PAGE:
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I've had Gordon Biggs for many years. When I first received GB I planted it in a pot. It didn't bloom for years. I decided to move it in the fall of 2015 to a bed. It finally bloomed in 2016. Since then it has bloomed every year. The bed I have it in is part shade and it has to compete with a lot of other daylilies and tree roots. Needless to say, it isn't a great performer for me but is still very reliable.

It blooms mid-season for me and although registered as a semi-evergreen it acts more like a dormant in my garden. Increase has been slow but steady.
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May 20, 2020 11:31 AM CST
Name: Trina
Idaho (Zone 7a)
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Gordon Biggs is an absolute favorite in my garden. I had it in Wyoming (zone 4) where it survived and bloomed, so when I moved to Oregon I had to have it again. Acquired 2 fans in June 2017 and it has bloomed every year. I planted it in a large pot and it is now (May 2020) 20 fans. It has always gone dormant for me in the winter even though it is registered as a Semi-Evergreen and I am in zone 7b now (we still get snow here). Plenty cold hardy in my experience. I love the rosy red color of this one and that the blooms don't get blotchy for me. It is fertile both ways, an excellent pod parent for me. This is one of those oldies but goodies that I don't ever want to be without. I used it for hybridizing and am pleased with the results on these two I got from it. Both babies have better branching and larger blooms than either parent and are multiplying nicely, 7 fans & 6 fans in the second year from seed. So don't discount some of the older proven varieties for hybridizing, you may be pleasantly surprised with your results. I saw a photo of an absolutely gorgeous double out of Gordon Biggs so I crossed it with a double year before last and the seedlings are scaping now. Will be exciting to see what I get! Have fun and happy growing!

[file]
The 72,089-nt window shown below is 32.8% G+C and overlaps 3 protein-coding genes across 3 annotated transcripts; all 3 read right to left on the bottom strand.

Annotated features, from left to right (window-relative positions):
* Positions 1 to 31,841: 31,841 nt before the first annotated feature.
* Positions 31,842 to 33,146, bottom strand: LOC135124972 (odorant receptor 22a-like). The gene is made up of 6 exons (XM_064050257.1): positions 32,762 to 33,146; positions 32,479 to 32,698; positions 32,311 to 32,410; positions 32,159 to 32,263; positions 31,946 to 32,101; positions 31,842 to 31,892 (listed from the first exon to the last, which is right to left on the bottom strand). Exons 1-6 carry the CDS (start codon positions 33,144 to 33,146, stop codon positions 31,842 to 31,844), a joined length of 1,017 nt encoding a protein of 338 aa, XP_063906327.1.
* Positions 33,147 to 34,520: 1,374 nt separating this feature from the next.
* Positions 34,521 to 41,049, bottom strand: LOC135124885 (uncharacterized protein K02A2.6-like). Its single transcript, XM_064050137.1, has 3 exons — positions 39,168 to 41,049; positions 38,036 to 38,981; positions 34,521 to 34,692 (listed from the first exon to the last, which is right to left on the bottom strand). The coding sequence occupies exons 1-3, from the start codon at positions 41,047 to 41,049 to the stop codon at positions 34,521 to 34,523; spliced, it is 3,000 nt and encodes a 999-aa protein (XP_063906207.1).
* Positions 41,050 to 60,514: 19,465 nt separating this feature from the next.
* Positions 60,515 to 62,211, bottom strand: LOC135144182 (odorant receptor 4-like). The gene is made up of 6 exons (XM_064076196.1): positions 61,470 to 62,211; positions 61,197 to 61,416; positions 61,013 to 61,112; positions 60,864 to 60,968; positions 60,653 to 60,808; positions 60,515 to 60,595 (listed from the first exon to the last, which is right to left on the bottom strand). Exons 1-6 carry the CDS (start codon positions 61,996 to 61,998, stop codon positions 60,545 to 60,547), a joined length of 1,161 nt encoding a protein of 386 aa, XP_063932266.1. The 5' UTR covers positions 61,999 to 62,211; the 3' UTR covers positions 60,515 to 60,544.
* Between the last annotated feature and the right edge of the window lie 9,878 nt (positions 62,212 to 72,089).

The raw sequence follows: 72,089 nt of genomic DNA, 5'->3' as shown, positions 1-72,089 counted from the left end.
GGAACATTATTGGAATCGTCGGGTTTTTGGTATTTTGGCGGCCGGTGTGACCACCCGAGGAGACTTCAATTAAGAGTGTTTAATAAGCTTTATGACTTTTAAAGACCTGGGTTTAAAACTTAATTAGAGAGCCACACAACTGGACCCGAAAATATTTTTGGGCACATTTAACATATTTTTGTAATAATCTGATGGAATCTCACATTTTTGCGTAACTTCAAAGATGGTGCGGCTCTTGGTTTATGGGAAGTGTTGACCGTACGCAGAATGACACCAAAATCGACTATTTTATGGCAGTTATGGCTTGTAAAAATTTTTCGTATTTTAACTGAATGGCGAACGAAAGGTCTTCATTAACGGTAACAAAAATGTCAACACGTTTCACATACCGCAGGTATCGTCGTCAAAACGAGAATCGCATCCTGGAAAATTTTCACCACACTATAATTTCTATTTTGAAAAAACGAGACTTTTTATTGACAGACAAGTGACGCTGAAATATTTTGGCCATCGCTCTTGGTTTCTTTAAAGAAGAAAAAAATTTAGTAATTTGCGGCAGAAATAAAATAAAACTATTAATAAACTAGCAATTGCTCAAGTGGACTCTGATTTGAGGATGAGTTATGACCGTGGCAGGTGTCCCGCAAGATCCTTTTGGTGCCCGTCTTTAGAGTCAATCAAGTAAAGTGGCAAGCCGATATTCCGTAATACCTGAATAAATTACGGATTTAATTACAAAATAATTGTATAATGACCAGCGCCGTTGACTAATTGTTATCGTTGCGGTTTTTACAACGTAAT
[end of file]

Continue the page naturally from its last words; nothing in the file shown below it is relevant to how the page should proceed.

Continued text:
TS403 Gordon Biggs X Chesapeake Crablegs
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TS404 Gordon Biggs X Chesapeake Crablegs
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Jan 12, 2022 11:10 AM CST
Name: Dianne
Eagle Bay, New York (Zone 3b)
Lover of wildlife (Black bear badge) Birds Butterflies Hummingbirder Bee Lover Million Pollinator Garden Challenge
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Gordon Biggs also does very well in zone 3, I've only had it for about 3 years but it flowered well even its first summer. Less red and more raspberry-red in tone, the darker eye stands out beautifully. It's not a colour that I have in any other flower in the garden (always a plus for me).

Yes, a shorter daylily that ... if you don't take care with what is planted nearby... could dominate everything around it or get lost and overwhelmed by taller plants. I put it in the front of the border & combined it with Liatris, peonies and coneflowers - it seems to fit right in with a very natural look. I've not used it as pod or pollen parent, so cannot attest to that, but it definitely holds its own and puts on a show.

Unlike some folks have commented, here in my chilly northeast gardens, I have not had any issues with Gordon Biggs and rust ... I do cut back my daylilies in the fall and discard the foliage, but we average a minimum of an inch a week in the summers ... Three years ago, we hit full drought (I did give some supplemental water to Gordon Biggs that year, as I always do for first year perennials); this past summer, some weeks topped 4 inches!

But Gordon Biggs continues to flower well. I would recommend it without hesitation.